Did the Prime Minister also notice in the same article the statement that the New Zealand Government intended to draft legislation to give the New Zealand security service statutory authority?
Does the Prime Minister consider that the Australian Security Intelligence Organisation follows the path of its New Zealand counterpart in following a bi-partisan policy against extremism emanating from divergent sources?
Does the Prime Minister contemplate emulating the New Zealand Nationalist Government by making the Australian Security Intelligence Organisation a statutory authority?
– The Prime Minister has provided me with the following answer to the honourable senator’s question:
– On 15th April 1969 Senator Marriott asked me a question concerning the fitting of seat belts to Commonwealth vehicles. The following information has been compiled by the Department of Supply after consultation with the Department of Shipping and Transport and the Postmaster-General’s Department:
Firstly, it is necessary to be clear that the figure of 42,000 vehicles mentioned by Senator Marriott does not include vehicles operated by the three defence Services. Secondly, it should be noted that the 42,000 vehicles include at least 11,000 trailers which would need to be excluded for the purpose of the question. Thirdly, there are at least 2,000 vehicles which are in small fleets throughout the Commonwealth and in respect of which the information sought is not readily available. Thus the information I am able to give relates to about 28,000 vehicles operated in the larger fleets of the following departments:
Postmaster-General’s Department: It is policy to fit front seat belts to all passenger vehicles. Non-passenger vehicles of 15 cwt load capacity and over are not at present fitted but drivers can have seat belts fitted to their vehicles on request, and as from January 1970 all new PMG non-passenger vehicles up to 30 cwt load capacity will be fitted with front seat belts.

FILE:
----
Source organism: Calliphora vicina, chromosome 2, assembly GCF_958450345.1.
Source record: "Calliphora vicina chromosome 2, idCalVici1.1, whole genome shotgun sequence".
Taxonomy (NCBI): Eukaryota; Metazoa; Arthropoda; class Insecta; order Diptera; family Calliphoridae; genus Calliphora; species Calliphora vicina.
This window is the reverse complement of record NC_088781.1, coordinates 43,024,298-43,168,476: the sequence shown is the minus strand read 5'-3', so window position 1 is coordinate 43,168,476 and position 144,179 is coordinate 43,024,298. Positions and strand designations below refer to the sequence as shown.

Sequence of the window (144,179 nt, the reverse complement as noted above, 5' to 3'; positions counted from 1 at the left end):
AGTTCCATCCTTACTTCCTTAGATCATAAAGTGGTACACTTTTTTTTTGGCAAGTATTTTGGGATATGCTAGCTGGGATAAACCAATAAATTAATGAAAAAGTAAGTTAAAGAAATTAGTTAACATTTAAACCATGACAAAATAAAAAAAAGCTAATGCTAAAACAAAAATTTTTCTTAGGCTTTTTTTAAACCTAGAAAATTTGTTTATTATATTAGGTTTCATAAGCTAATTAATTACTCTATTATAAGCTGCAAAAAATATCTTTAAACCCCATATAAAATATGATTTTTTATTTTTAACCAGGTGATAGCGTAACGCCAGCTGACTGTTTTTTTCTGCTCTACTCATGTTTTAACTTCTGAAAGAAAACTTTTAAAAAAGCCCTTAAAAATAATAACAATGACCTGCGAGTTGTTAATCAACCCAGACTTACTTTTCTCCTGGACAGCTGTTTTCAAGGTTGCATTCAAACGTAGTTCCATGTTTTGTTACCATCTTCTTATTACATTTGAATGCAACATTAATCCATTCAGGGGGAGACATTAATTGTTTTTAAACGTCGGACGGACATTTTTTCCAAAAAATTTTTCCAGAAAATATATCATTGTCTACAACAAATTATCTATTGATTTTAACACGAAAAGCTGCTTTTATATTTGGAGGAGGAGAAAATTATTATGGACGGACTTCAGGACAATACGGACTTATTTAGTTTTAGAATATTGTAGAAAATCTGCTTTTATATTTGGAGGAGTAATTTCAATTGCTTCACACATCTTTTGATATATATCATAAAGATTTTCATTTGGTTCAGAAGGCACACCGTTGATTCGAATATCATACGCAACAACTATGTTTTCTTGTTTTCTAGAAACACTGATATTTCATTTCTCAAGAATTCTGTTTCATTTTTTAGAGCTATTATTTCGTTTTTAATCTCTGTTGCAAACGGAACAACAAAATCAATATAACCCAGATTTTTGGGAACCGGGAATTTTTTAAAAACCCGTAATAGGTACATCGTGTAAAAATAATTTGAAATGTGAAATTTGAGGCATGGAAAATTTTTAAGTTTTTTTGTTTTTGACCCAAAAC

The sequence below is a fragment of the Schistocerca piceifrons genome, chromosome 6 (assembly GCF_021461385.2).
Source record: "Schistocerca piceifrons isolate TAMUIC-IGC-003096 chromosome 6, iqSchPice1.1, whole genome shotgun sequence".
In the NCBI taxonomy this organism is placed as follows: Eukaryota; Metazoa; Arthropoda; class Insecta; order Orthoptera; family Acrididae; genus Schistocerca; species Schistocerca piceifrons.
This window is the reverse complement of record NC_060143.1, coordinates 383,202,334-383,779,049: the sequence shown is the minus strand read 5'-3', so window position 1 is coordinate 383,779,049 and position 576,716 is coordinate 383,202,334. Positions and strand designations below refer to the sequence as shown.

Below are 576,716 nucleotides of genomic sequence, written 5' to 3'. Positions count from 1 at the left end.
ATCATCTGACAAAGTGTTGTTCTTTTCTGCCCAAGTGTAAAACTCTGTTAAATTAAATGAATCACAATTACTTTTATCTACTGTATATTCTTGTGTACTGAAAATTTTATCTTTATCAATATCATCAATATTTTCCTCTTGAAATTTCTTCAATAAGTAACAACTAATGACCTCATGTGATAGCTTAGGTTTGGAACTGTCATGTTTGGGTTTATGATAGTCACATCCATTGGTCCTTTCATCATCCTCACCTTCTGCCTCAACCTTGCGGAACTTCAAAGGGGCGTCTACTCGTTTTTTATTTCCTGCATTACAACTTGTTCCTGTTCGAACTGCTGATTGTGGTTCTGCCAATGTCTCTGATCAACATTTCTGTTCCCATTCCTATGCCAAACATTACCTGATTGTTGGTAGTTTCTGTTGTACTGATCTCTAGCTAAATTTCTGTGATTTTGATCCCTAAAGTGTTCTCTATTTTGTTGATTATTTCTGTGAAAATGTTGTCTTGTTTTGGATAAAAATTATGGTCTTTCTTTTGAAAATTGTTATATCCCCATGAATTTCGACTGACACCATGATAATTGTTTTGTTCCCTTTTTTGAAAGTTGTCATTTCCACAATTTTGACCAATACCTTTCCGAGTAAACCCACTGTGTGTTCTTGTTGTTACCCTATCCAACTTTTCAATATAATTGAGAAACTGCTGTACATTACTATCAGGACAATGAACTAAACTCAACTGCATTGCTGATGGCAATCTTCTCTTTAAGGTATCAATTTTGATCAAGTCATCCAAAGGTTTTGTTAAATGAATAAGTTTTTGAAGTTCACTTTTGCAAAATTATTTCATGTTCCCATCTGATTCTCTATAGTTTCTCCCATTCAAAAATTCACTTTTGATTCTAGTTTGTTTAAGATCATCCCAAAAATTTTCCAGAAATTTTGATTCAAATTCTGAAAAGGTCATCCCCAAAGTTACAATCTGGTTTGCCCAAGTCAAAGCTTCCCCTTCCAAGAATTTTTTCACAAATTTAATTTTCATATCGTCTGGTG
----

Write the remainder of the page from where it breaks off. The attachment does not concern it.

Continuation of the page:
Department of Civil Aviation: It is policy to fit front seat belts to all vehicles.
Department of Works: It is policy to fit seat belts throughout.
Department of the Interior: It is policy to fit front seat belts to all vehicles.
Department of Supply: At least half the fleet is already fitted with front seat belts. The policy of fitting seat belts will continue.
Thus it will be seen that the majority of the vehicles in the major fleets would be fitted with seat belts. I am sure the answer I have given adequately examples the considerable degree of concern for road safety shown by the Commonwealth.
– On 23rd April Senator Cohen asked me whether I could obtain some information on the effects and use of the gas DM. The Minister for Defence has provided the following information:
The agent DM, sometimes known as Adamsite is correctly classified as a vomiting agent, producing vomiting and nausea in addition to irritation of the eyes, upper respiratory tract and skin, as do the tear gas agents. This agent has not been used by Australian forces and my information is that it is not currently used in Vietnam by United States forces.
– On 17th April Senator Cohen asked me whether I would make a statement on the effects of the chemical CS. He also asked whether the Government considered this gas as being harmless or simply that it was not used as an offensive weapon. I said that I would refer the matter to the appropriate department and provide him with an answer. The Minister for Defence has now obtained the following information for the honourable senator: